FIG. 1 is a block diagram illustrating the primary components of the GPS object tracking system of the present invention.
FIG. 2 is block diagram of the sensor employed in the GPS object tracking system of FIG. 1.
FIG. 3A is a block diagram of one embodiment of the RF/IF section of the sensor of FIG. 2.
FIG. 3B is a block diagram of another embodiment of the RF/IF section of the sensor of FIG. 2.
FIG. 4 is a block diagram of the digital data buffer employed in the sensor of FIG. 2.
FIG. 5 is a flow chart of the process employed to determine the GPS measurement from telemetry data.
FIG. 6 is a flow chart of a high speed correlation and complex multiplication algorithm employed in two of the functional blocks of the flow chart of FIG. 5.
DETAILED DESCRIPTION OF THE INVENTION
The present invention is directed to an apparatus and method for computing the position and velocity of multiple objects equipped with low cost sensors using a data processing workstation. The GPS satellite signals are digitally sampled in accordance with techniques employed in conventional digital GPS receivers, and the data is periodically recorded in a digital data buffer. This data is then interleaved with other telemetry data from the object being tracked and transmitted using a conventional telemetry data link having a typical bandwidth of 20 KHz. The GPS data block is recorded and processed by the data processing workstation to compute the position and velocity of the sensor, at the time the data was sampled. Differential GPS corrections are also provided at the data processing workstation to improve the accuracy of the position computation.
Referring now to the block diagram of FIG. 1, the object tracking system of the present invention primarily comprises a sensor 10, a data buffer 20, a telemetry link 30 that includes a telemetry transmitter 25 and a telemetry receiver 40, a GPS data processor 50, a GPS reference receiver 60, and a data processing workstation 70.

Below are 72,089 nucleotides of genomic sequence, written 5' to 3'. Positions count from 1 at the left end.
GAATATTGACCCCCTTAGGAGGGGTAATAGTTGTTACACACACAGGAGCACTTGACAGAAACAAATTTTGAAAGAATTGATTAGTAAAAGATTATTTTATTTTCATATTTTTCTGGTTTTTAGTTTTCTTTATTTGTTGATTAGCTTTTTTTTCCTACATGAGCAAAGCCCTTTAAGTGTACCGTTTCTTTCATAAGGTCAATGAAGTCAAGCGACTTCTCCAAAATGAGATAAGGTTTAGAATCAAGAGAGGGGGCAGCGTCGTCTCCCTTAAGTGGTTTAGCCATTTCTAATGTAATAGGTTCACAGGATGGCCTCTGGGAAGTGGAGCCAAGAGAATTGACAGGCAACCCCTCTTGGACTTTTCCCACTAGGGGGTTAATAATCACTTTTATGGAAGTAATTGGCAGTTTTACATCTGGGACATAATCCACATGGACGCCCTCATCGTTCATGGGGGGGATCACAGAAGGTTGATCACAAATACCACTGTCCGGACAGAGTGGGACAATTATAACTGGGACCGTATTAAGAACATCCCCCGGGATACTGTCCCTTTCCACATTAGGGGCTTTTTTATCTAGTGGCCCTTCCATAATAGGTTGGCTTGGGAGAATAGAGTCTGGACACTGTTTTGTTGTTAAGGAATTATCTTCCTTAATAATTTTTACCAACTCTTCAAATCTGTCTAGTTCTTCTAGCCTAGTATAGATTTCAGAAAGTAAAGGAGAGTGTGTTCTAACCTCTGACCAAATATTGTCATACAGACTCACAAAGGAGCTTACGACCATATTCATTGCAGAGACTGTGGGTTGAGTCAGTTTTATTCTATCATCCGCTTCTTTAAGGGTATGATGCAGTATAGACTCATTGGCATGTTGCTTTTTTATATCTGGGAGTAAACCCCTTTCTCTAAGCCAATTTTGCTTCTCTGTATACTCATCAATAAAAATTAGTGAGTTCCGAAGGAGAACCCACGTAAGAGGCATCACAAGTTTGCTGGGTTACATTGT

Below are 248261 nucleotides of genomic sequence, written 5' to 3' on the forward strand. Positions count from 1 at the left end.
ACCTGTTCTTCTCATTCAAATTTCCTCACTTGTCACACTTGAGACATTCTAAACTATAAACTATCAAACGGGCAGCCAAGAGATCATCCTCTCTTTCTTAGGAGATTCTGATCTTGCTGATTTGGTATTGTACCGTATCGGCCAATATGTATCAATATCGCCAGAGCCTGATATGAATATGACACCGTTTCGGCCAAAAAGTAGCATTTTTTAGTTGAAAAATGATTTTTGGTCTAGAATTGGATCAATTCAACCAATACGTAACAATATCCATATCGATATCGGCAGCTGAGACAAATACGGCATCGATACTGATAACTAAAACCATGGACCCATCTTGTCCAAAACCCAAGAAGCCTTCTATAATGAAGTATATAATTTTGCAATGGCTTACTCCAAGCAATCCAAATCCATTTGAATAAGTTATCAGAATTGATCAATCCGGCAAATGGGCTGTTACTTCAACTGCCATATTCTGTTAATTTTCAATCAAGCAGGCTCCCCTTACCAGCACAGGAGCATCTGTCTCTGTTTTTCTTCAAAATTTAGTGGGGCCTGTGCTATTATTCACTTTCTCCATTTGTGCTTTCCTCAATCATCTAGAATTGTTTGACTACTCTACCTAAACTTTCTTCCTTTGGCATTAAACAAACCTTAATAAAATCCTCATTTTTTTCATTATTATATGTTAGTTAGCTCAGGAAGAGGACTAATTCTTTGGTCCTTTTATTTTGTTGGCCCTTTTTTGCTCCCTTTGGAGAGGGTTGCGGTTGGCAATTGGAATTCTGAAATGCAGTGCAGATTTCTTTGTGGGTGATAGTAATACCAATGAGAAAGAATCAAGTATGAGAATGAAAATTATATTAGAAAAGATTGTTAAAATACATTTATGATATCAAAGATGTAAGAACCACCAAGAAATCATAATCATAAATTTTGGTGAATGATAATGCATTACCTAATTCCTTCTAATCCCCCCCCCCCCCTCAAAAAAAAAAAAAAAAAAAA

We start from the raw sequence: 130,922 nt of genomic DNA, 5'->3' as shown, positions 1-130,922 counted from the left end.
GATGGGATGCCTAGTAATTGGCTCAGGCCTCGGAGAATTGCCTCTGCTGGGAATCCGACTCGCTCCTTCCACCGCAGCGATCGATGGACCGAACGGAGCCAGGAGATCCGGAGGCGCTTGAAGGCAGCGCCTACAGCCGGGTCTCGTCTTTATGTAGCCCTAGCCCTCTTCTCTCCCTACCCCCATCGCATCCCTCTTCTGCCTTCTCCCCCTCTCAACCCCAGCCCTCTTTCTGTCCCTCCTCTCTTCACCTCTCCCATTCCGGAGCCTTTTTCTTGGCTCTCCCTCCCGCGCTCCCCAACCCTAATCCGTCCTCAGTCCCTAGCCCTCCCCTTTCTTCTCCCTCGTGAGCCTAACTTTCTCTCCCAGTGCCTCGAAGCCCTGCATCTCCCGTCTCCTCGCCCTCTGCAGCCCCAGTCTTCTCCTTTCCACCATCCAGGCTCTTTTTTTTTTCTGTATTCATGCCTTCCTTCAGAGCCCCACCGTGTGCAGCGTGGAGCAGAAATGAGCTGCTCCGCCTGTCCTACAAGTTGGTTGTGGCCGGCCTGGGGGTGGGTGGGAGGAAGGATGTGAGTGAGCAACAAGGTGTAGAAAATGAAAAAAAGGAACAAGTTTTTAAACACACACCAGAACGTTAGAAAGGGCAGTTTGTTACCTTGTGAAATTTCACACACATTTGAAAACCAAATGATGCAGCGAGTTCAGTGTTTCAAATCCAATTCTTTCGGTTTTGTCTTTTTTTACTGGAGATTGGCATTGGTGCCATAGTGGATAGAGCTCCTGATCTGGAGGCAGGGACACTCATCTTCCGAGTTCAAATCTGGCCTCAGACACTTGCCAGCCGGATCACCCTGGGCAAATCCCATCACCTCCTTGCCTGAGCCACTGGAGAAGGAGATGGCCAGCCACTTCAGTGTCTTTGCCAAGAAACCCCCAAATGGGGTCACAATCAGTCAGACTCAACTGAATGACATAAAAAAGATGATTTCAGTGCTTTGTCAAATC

A representative implementation of sensor 10 employs a simplified method of frequency synthesis, a temperature compensated crystal oscillator (TCXO) 21 or other low cost oscillator, and a digital data buffer (DDB) 20. Detailed block diagrams of sensor 10 are shown in FIGS. 2 and 3A. Frequency synthesis within sensor 10 is based on an oscillator frequency (FO) of 6.1539 MHz that is produced by temperature compensated crystal oscillator 21. A local oscillator frequency (LO), produced by local oscillator 23, is 256.times.FO=1575.3984 MHz. The power of 2 multiplier (256) simplifies the design of a phase lock loop (PLL) 25 that is employed to lock the frequency of the local oscillator 23 to that of the crystal oscillator 21. The resulting intermediate frequency (IF) is 1575.42 MHz-256 FO=21.6 KHz. This IF is far enough above DC to allow distinction between positive and negative doppler shifts. It is also close enough to DC to result in minimal post correlation noise increase due to spectral noise folding. The sampling clock used by the digital data buffer 20 is FO/3=2.01513 MHz, a frequency that is ideal in that it is not related to the 1.023 MBS chip rate. The time sample of the raw GPS data is stored in the digital data buffer 20 and is transmitted at a lower rate to the GPS data processor 50. An alternative embodiment of the RF/IF section of sensor 10 is illustrated in FIG. 3B. The antenna output is bandpass filtered and amplified by a preamplifier. The preamplifier output is bandlimited to the C/A spectrum of 2 MHz. The bandlimited signal is digitized by a 1-bit analog to digital converter.